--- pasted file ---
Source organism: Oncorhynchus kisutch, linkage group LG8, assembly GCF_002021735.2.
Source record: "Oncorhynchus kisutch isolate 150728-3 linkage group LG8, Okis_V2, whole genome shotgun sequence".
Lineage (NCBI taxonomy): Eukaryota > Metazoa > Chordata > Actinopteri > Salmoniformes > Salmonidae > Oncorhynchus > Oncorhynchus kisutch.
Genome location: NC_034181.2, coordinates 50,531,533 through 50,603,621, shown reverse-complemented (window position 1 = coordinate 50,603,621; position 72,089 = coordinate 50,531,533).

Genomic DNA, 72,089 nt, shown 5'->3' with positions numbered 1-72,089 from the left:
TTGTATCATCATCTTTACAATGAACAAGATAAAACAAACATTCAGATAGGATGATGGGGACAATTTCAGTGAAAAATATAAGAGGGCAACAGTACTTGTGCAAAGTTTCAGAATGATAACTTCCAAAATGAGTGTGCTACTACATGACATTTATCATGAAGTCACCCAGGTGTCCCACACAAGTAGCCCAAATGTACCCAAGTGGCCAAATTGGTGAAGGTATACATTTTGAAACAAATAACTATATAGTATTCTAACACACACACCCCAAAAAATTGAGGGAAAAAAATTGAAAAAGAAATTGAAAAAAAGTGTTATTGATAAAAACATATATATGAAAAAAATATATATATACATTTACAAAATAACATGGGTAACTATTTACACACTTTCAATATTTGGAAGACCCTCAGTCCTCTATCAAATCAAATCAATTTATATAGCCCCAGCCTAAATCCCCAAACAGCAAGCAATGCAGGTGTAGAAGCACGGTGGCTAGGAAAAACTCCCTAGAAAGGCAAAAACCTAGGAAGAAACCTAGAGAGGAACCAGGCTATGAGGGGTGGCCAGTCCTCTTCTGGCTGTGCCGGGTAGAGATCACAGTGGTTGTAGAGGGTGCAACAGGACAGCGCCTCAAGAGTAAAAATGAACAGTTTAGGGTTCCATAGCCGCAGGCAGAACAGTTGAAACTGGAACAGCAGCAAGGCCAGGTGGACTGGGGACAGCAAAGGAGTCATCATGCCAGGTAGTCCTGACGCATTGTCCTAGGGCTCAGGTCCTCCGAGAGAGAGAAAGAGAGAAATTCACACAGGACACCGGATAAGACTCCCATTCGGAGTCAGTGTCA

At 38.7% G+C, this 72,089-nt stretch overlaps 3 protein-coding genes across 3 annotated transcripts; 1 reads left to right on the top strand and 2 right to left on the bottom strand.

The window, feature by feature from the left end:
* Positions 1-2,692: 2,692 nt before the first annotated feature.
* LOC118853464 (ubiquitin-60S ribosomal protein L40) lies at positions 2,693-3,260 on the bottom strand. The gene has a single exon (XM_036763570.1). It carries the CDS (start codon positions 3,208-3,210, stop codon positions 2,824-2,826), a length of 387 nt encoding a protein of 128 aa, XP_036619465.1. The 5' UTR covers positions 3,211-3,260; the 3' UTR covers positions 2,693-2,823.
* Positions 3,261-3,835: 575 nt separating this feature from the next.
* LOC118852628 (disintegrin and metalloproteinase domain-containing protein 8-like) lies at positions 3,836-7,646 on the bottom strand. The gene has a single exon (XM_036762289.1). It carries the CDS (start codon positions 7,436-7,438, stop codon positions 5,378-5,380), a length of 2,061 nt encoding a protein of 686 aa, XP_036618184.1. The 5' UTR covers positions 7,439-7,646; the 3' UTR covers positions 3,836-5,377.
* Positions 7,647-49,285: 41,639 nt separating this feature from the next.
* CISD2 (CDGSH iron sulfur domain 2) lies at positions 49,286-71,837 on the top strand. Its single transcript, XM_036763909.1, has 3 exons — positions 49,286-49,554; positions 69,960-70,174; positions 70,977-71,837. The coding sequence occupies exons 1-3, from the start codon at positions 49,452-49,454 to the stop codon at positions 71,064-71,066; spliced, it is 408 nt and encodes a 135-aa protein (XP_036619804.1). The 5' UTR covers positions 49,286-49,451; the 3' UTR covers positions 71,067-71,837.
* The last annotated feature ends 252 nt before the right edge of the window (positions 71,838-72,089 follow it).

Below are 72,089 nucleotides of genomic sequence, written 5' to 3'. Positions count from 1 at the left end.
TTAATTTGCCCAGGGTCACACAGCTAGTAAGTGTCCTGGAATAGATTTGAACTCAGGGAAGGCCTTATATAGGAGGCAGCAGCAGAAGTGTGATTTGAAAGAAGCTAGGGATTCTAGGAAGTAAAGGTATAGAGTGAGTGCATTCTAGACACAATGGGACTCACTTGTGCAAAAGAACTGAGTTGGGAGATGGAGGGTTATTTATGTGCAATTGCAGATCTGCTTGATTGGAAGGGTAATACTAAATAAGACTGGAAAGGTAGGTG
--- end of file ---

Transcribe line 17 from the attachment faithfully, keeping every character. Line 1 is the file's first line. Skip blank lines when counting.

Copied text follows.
TTAATTTGCCCAGGGTCACACAGCTAGTAAGTGTCCTGGAATAGATTTGAACTCAGGGAAGGCCTTATATAGGAGGCAGCAGCAGAAGTGTGATTTGAAAGAAGCTAGGGATTCTAGGAAGTAAAGGTATAGAGTGAGTGCATTCTAGACACAATGGGACTCACTTGTGCAAAAGAACTGAGTTGGGAGATGGAGGGTTATTTATGTGCAATTGCAGATCTGCTTGATTGGAAGGGTAATACTAAATAAGACTGGAAAGGTAGGTG